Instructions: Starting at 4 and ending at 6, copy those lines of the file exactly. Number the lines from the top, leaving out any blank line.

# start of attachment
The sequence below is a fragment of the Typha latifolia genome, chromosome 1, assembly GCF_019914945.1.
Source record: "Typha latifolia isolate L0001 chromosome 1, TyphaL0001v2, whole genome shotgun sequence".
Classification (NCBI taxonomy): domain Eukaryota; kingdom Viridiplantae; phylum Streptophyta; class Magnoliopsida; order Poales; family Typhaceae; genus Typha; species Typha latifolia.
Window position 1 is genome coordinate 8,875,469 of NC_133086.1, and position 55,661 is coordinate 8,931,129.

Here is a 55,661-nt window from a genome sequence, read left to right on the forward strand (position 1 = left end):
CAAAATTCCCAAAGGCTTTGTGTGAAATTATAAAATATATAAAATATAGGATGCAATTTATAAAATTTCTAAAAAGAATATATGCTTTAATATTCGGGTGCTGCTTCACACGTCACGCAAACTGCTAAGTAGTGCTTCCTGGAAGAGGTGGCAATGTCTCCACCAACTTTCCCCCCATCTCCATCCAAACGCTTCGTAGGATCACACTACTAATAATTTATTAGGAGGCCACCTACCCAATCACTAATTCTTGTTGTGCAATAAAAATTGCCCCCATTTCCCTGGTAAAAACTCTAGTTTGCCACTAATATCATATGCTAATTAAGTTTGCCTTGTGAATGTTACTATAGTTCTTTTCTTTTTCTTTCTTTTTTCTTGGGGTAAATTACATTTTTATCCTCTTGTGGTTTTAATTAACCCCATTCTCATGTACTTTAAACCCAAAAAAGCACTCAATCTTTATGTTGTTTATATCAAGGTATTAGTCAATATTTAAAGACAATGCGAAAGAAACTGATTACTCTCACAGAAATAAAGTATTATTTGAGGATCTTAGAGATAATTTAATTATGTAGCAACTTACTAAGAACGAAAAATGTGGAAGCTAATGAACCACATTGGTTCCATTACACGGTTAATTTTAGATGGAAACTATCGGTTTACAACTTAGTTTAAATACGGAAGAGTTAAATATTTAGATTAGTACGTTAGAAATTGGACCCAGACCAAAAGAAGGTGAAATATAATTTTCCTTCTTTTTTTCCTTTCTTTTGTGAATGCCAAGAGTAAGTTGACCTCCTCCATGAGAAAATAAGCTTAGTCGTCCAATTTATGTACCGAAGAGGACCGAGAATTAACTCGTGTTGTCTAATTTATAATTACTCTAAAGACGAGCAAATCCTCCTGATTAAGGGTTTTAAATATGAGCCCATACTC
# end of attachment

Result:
Window position 1 is genome coordinate 8,875,469 of NC_133086.1, and position 55,661 is coordinate 8,931,129.

Here is a 55,661-nt window from a genome sequence, read left to right on the forward strand (position 1 = left end):
CAAAATTCCCAAAGGCTTTGTGTGAAATTATAAAATATATAAAATATAGGATGCAATTTATAAAATTTCTAAAAAGAATATATGCTTTAATATTCGGGTGCTGCTTCACACGTCACGCAAACTGCTAAGTAGTGCTTCCTGGAAGAGGTGGCAATGTCTCCACCAACTTTCCCCCCATCTCCATCCAAACGCTTCGTAGGATCACACTACTAATAATTTATTAGGAGGCCACCTACCCAATCACTAATTCTTGTTGTGCAATAAAAATTGCCCCCATTTCCCTGGTAAAAACTCTAGTTTGCCACTAATATCATATGCTAATTAAGTTTGCCTTGTGAATGTTACTATAGTTCTTTTCTTTTTCTTTCTTTTTTCTTGGGGTAAATTACATTTTTATCCTCTTGTGGTTTTAATTAACCCCATTCTCATGTACTTTAAACCCAAAAAAGCACTCAATCTTTATGTTGTTTATATCAAGGTATTAGTCAATATTTAAAGACAATGCGAAAGAAACTGATTACTCTCACAGAAATAAAGTATTATTTGAGGATCTTAGAGATAATTTAATTATGTAGCAACTTACTAAGAACGAAAAATGTGGAAGCTAATGAACCACATTGGTTCCATTACACGGTTAATTTTAGATGGAAACTATCGGTTTACAACTTAGTTTAAATACGGAAGAGTTAAATATTTAGATTAGTACGTTAGAAATTGGACCCAGACCAAAAGAAGGTGAAATATAATTTTCCTTCTTTTTTTCCTTTCTTTTGTGAATGCCAAGAGTAAGTTGACCTCCTCCATGAGAAAATAAGCTTAGTCGTCCAATTTATGTACCGAAGAGGACCGAGAATTAACTCGTGTTGTCTAATTTATAATTACTCTAAAGACGAGCAAATCCTCCTGATTAAGGGTTTTAAATATGAGCCCATACTC